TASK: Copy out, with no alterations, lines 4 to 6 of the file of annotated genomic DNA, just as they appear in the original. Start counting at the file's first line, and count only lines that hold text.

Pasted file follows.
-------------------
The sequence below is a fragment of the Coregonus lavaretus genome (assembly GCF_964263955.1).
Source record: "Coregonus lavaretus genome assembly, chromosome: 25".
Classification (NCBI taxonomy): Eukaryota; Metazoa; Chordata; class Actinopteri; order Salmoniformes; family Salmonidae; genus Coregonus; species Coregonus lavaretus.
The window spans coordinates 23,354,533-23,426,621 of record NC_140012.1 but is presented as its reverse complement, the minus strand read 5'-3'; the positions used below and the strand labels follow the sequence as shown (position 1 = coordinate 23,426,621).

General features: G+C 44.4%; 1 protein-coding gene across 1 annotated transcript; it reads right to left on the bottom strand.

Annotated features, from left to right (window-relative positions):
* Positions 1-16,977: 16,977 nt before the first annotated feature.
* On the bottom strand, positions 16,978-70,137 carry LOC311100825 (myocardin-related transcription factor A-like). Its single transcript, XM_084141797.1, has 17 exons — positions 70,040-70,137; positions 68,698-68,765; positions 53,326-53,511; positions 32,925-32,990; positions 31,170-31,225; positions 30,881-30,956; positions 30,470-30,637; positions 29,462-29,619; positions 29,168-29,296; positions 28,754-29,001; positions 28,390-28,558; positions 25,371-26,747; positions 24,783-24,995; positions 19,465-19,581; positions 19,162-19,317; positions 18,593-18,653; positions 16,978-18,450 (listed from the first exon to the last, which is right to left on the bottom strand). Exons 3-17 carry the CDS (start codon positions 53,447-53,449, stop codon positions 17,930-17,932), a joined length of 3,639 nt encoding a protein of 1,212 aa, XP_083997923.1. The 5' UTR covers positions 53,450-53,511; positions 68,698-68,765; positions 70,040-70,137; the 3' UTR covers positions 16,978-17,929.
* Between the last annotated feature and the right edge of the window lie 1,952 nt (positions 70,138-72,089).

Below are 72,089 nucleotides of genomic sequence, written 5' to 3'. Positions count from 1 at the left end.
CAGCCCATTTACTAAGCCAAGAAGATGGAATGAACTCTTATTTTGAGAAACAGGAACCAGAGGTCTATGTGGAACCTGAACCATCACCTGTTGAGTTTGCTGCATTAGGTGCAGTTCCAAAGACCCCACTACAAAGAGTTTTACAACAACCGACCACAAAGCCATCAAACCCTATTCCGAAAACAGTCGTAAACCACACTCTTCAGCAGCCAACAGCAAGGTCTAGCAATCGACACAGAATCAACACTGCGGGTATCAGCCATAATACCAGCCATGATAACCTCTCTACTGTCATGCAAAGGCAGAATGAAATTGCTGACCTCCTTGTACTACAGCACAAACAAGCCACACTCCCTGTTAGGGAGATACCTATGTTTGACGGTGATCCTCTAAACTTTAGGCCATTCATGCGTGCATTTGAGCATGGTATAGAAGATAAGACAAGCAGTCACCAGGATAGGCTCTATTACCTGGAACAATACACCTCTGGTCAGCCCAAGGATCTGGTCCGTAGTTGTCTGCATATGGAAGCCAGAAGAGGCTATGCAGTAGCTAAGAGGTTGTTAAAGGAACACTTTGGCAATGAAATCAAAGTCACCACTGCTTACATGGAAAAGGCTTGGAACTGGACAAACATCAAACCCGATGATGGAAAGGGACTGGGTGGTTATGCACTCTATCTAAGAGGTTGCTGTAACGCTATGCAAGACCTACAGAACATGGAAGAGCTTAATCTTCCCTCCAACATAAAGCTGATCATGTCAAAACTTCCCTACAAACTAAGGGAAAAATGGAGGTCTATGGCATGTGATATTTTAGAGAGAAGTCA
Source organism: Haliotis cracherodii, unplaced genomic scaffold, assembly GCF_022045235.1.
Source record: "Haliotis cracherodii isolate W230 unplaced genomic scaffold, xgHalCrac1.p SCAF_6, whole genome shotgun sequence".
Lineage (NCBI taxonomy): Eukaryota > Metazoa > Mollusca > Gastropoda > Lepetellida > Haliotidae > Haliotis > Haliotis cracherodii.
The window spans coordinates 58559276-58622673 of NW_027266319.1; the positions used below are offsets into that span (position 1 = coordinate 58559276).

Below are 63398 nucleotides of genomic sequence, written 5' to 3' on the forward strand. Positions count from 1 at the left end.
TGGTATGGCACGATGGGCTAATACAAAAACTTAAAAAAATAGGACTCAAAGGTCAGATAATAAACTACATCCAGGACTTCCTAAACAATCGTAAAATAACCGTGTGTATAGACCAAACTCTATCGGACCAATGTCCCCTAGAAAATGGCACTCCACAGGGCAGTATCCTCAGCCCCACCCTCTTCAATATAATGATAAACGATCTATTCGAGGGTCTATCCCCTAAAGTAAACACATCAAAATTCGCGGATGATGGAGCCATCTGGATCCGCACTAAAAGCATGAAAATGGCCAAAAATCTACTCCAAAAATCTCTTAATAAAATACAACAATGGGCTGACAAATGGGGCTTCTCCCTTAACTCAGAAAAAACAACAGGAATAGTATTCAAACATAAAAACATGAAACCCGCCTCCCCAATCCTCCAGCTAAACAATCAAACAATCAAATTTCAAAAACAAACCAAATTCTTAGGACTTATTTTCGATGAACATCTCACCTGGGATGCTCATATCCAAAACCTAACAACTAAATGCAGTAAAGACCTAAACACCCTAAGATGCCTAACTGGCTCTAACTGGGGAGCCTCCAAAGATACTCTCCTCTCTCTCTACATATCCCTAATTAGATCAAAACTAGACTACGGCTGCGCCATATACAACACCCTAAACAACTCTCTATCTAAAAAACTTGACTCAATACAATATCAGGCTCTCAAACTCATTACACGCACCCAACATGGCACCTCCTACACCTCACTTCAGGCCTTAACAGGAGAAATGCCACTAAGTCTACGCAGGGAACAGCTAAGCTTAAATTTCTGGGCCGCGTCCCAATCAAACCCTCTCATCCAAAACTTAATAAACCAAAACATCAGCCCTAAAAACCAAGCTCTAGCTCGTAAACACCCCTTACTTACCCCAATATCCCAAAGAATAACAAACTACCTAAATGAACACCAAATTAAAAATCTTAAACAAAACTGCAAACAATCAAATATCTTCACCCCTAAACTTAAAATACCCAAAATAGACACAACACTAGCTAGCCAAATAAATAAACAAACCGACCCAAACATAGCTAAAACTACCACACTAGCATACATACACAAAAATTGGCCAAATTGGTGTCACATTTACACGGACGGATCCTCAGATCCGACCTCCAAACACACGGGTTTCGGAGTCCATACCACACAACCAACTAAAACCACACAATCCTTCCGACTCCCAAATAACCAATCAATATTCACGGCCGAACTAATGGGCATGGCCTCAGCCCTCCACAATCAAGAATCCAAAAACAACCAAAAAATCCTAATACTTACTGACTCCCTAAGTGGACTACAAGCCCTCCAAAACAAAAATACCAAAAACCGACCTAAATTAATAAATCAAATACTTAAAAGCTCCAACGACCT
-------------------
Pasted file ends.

The window spans coordinates 23,354,533-23,426,621 of record NC_140012.1 but is presented as its reverse complement, the minus strand read 5'-3'; the positions used below and the strand labels follow the sequence as shown (position 1 = coordinate 23,426,621).

General features: G+C 44.4%; 1 protein-coding gene across 1 annotated transcript; it reads right to left on the bottom strand.

Annotated features, from left to right (window-relative positions):